Province paying to keep 250 nursing home beds empty
More than 1,400 people are waiting for a nursing home bed
The province is paying for roughly 250 beds that have been closed in long-term care facilities across the province in order to provide residents with adequate space to meet COVID-19 concerns.
Most of those empty beds are at Northwood Halifax, the province's largest care centre. It is being funded for the 100 beds that have been approved for closure by the Health Department.
Oceanview in Eastern Passage has been given permission to close 30 beds without penalty, as has Shannex for 20 beds. Both have created regional care units to temporarily house residents who have tested positive for the virus.
The province's decision to continue to fund the empty beds is, in part, compensation for facilities that have agreed to care for COVID-positive residents from other care homes.
Another 100 beds
There are another 100 beds being kept empty, with compensation, in other nursing homes.
According to information provided by Nova Scotia's Department of Health, there were a total of 276 closed beds across the province as of Feb. 2. Most of those closures were in the central zone which encompasses the Halifax region.
|Nova Scotia Health Zone ||Total Number of Beds ||Number of Closed Beds |
(as of Feb. 2, 2021)
Although the province has approved those closures, it has followed through on its threat last fall to pull funding from care facilities that are keeping beds closed on their own initiative. Letters were sent to 52 homes urging them to reopen beds that had been closed as a precaution.
According to the Health Department, since Oct. 31, 2020, 24 facilities have lost a total of $344,000 in provincial funding for having closed beds the province claims should be open and available.
The situation is better than it was last summer when more than 600 beds were closed by the homes themselves as a precaution.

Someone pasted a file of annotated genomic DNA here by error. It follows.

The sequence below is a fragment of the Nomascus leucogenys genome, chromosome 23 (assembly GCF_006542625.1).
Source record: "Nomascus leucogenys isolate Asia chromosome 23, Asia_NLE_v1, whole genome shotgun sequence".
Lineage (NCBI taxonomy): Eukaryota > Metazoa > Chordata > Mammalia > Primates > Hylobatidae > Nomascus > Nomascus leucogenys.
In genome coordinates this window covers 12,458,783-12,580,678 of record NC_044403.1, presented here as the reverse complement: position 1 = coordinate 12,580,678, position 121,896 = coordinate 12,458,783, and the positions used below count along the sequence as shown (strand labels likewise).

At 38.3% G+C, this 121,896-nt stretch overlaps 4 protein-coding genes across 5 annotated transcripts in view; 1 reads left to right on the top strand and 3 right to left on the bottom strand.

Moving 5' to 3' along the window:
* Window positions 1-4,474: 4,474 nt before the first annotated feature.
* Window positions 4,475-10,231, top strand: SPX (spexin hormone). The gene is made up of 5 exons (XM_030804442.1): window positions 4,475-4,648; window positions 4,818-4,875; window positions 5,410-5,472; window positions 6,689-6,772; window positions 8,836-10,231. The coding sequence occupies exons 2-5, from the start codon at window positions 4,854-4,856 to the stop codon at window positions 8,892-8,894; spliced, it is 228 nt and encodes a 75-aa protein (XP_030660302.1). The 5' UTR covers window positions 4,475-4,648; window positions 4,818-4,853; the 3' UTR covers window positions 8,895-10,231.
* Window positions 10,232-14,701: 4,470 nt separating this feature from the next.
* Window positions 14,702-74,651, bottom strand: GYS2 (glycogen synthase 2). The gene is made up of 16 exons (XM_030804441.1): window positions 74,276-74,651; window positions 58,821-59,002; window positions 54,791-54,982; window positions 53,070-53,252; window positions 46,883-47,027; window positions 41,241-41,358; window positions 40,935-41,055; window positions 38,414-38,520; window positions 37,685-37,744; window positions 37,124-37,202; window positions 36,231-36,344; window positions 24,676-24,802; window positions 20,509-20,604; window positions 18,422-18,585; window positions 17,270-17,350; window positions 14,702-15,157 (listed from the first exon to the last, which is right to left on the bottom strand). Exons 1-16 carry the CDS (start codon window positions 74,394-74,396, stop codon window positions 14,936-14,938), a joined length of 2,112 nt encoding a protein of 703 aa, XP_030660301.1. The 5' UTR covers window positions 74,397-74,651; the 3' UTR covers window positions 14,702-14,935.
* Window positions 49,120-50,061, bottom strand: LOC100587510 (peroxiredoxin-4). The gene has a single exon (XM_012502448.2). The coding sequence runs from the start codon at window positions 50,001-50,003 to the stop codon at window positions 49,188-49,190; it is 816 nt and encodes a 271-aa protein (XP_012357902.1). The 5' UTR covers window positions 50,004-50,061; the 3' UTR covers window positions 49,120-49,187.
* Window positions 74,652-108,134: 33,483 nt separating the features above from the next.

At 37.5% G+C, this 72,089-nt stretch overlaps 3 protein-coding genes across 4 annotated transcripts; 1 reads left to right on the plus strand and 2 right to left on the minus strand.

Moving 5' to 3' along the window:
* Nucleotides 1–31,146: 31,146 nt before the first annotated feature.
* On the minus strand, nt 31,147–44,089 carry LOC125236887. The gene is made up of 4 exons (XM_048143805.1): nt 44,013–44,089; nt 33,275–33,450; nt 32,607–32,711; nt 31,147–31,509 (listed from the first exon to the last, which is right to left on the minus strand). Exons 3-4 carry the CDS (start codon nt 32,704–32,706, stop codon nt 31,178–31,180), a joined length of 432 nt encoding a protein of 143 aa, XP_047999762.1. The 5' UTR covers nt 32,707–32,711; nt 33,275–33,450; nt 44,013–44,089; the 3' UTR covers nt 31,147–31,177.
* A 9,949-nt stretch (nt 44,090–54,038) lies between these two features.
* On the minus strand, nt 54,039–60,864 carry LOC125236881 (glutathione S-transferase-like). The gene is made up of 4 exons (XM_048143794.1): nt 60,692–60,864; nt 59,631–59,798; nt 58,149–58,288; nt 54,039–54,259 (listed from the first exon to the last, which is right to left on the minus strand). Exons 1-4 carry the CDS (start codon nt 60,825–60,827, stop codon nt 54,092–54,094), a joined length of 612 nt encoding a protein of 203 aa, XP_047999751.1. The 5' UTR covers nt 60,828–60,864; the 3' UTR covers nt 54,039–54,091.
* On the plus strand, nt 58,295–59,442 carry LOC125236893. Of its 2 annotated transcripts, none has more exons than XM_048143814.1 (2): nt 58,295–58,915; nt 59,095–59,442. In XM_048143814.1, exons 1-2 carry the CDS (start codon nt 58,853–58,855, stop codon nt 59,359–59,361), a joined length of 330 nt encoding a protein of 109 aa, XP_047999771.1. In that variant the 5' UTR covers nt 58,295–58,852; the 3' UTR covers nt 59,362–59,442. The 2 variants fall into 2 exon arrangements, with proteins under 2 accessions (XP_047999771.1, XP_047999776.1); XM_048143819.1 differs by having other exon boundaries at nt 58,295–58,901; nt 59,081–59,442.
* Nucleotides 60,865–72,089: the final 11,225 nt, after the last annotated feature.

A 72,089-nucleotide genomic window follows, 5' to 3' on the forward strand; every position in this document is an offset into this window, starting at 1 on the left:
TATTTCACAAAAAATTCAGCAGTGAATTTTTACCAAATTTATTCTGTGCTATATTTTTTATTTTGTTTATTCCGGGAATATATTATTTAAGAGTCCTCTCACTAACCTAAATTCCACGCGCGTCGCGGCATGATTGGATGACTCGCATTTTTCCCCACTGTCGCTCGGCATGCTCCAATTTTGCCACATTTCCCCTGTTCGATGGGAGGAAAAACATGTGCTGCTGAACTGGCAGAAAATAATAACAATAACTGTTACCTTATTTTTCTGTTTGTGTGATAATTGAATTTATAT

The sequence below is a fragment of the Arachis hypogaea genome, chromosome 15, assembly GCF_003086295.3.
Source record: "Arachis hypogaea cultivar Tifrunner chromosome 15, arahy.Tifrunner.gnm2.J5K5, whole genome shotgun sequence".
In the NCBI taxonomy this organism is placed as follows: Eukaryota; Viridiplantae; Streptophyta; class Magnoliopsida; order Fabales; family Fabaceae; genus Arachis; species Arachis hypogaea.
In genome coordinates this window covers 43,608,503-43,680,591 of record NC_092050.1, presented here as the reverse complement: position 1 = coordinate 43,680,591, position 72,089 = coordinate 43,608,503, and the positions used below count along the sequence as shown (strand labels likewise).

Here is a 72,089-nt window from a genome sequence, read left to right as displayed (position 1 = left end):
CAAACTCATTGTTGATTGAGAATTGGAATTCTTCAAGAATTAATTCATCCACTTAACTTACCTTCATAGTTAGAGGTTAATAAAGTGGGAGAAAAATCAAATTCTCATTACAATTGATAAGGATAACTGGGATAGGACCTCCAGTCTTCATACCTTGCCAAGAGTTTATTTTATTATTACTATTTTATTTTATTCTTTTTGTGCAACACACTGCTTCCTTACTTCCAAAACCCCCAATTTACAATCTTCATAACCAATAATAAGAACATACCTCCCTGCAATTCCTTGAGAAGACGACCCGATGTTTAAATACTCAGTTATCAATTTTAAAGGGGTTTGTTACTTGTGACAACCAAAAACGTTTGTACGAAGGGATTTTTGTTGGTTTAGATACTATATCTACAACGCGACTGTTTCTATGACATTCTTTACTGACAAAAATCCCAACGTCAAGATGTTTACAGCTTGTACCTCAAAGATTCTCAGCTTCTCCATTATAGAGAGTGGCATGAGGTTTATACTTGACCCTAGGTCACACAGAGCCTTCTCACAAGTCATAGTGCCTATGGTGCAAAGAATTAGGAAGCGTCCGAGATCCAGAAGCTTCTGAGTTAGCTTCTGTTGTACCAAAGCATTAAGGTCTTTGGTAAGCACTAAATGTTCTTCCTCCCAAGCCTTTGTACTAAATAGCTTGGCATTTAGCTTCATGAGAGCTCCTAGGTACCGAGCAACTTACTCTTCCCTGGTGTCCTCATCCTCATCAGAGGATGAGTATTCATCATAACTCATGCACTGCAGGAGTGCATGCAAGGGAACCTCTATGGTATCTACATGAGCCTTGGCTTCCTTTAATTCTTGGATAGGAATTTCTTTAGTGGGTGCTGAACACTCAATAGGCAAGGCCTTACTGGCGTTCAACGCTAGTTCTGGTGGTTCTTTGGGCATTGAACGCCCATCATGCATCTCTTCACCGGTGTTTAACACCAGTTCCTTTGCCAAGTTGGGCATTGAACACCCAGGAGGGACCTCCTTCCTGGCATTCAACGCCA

The move created a larger-than-normal backlog of people stuck in a hospital bed because there was no care facility to take them. That situation prompted last fall's threat by the Deputy Minister of Health Dr. Kevin Orrell to pull funding.
During an appearance Wednesday before the Nova Scotia legislature's Public Accounts Committee, Vicki Elliott-Lopez, the woman responsible for long-term care, defended the decision to pull funding from facilities keeping beds closed.
"We have 194 beds available across the system and of those 85 are already attached to individuals, so it's in fact opened up the system quite substantially," she told provincial politicians.
In an interview following the meeting, Elliott-Lopez said the money saved, more than $300,000, had been reinvested in other measures designed to ease wait lists.
Those include converting beds earmarked for residents with lesser needs into nursing home beds, and the creation of a transition unit at a local Halifax hotel to temporarily house hospital patients awaiting nursing home placement.
According to the Nova Scotia government wait times web page, those currently waiting for placement into a nursing home from home are waiting between 17 and 296 days depending on where they live.
The shortest waits are for those who live in Cumberland County. The longest waits are for people who live in the Yarmouth region.
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